Survival

Abuse in Pakistan: ‘I’m more scared of harassment online than offline’

The countrys first cyber harassment helpline is providing legal and psychological support to women facing menaces on social media platforms

In January 2016, Suman was on her way to take her university exam when she was approached by a motorbike. The human grabbed her, took her to an isolated location and poured acid on her face. Despite her screaming for help, the region was deserted and no one came to her assistance. Sumans face burned, stinging and swelling to the point where her lips and eyes were no longer visible.

The assailant Sumans brother-in-law had a long history of harassing her. In the years before the attack, he had initiated unwanted sexual advances and implored her to marry him. In 2014, her brother-in-law had even pinned her down, taking compromising photos that he stored on a USB drive.

Despite threats of physical violence, Suman was undaunted by her brother-in-laws intimidation, filing a legal suit against him. He utilized the illicit photos as leverage, threatening to circulate them via mobile phone to his friends if she did not fell the combat, and carrying through on his threat when she continued to push her case.

Sumans story uncovers a dark side of South Asias telecom boom. Today, there are more than 136 million mobile phone users and 34 million internet users in Pakistan, attaining online spaces new crucibles for womens security. In Pakistan, there are few boulevards for women like Suman to seek supporting. Alarmingly high rates of violence against women persist: since 2004, the Human Right Commission of Pakistan has recorded more than 6,000 cases of sexual violence and over 2,200 domestic violence cases cases against women. Worryingly, the offline violence is increasingly connected to online forms of abuse, harassment and blackmail.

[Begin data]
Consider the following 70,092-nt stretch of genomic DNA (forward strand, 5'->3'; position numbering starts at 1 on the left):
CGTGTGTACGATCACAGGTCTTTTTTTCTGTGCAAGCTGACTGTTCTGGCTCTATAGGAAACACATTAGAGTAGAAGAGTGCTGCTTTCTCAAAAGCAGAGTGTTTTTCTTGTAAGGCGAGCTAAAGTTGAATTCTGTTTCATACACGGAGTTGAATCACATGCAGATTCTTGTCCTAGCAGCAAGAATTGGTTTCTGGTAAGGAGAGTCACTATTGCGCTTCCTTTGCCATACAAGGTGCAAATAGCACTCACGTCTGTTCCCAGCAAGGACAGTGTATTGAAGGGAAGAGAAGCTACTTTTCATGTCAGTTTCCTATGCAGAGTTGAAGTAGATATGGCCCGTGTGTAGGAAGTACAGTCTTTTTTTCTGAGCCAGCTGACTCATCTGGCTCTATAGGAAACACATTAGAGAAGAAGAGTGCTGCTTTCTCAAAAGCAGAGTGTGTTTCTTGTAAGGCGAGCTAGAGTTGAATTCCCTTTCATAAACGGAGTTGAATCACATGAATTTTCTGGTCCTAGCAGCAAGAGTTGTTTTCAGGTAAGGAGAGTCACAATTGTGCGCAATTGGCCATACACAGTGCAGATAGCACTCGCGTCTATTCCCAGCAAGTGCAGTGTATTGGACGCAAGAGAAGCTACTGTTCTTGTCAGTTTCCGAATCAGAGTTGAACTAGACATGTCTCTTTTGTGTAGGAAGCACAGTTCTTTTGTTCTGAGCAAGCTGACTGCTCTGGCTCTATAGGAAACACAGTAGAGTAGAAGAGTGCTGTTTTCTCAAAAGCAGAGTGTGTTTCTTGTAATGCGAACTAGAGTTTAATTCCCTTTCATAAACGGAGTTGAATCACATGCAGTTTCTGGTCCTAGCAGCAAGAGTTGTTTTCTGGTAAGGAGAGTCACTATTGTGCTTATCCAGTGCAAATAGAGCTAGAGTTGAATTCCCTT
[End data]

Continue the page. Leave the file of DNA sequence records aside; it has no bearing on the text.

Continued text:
Last winter, the Lahore-based Digital Right Foundation( DRF) recognised the scale of the problem and unveiled Pakistans first cyber harassment helpline, a nationwide initiative to provide legal and psychological support to women facing menaces online. The majority of cases involve blackmail, retaliation porn and cyber stalking and harassment.

Since its launching, the helpline has received more than 700 calls[ pdf] from girls attempting assistance. On average, the helpline fields more than 80 calls a month, more than 60% of which are from women. Its proved difficult to get some women to call of their own accord. A plenty of the calls have been from male members of the family calling on behalf of women, which means we have to build more trust, says Shmyla Khan, the head of the helpline at DRF.

This helpline has been a dream of mine for years, says Nighat Dad, the founder of DRF, who notes that last years death of the Pakistani social media icon Qandeel Baloch paved the way to creating the confidential helpline. After Balochs murder and the victim-blaming that followed, I became convinced that there was an urgent need to empower women and other vulnerable groups in the online space, Dad says. I envisaged creating a helpline that reached out to women all over Pakistan including where the Federal Investigation Agency( FIA) has no offices to provide them with assistance and support to reclaim online spaces.

Balochs murder was one of the first times that people discussed online menaces and abuse in Pakistan, says Khan. Its still quite revolutionary to name this violence, she says , noting that not everyone recognises the legitimacy of threats in a digital space. For some people, violence needs to be tangible.